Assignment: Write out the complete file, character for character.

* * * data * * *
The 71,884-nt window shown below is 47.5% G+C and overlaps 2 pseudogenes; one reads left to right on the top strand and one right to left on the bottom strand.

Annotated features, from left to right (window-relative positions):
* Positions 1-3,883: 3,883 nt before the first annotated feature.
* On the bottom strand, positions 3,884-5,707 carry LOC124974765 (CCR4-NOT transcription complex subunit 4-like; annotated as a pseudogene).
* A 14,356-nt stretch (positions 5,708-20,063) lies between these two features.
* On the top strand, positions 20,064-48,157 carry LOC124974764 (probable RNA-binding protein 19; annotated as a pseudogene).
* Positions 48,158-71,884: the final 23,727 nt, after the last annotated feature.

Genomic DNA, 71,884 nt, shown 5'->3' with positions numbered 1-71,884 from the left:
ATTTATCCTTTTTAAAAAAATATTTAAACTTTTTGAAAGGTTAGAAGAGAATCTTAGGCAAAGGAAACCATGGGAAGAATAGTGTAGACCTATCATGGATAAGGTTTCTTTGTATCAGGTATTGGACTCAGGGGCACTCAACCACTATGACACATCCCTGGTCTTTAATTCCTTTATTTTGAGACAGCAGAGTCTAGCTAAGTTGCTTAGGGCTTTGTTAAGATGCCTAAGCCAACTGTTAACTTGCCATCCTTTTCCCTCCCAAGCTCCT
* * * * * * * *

The 71,884-nt window shown below is 47.5% G+C and overlaps 2 pseudogenes; one reads left to right on the top strand and one right to left on the bottom strand.

Annotated features, from left to right (window-relative positions):
* Positions 1-3,883: 3,883 nt before the first annotated feature.
* On the bottom strand, positions 3,884-5,707 carry LOC124974765 (CCR4-NOT transcription complex subunit 4-like; annotated as a pseudogene).
* A 14,356-nt stretch (positions 5,708-20,063) lies between these two features.
* On the top strand, positions 20,064-48,157 carry LOC124974764 (probable RNA-binding protein 19; annotated as a pseudogene).
* Positions 48,158-71,884: the final 23,727 nt, after the last annotated feature.

Genomic DNA, 71,884 nt, shown 5'->3' with positions numbered 1-71,884 from the left:
ATTTATCCTTTTTAAAAAAATATTTAAACTTTTTGAAAGGTTAGAAGAGAATCTTAGGCAAAGGAAACCATGGGAAGAATAGTGTAGACCTATCATGGATAAGGTTTCTTTGTATCAGGTATTGGACTCAGGGGCACTCAACCACTATGACACATCCCTGGTCTTTAATTCCTTTATTTTGAGACAGCAGAGTCTAGCTAAGTTGCTTAGGGCTTTGTTAAGATGCCTAAGCCAACTGTTAACTTGCCATCCTTTTCCCTCCCAAGCTCCT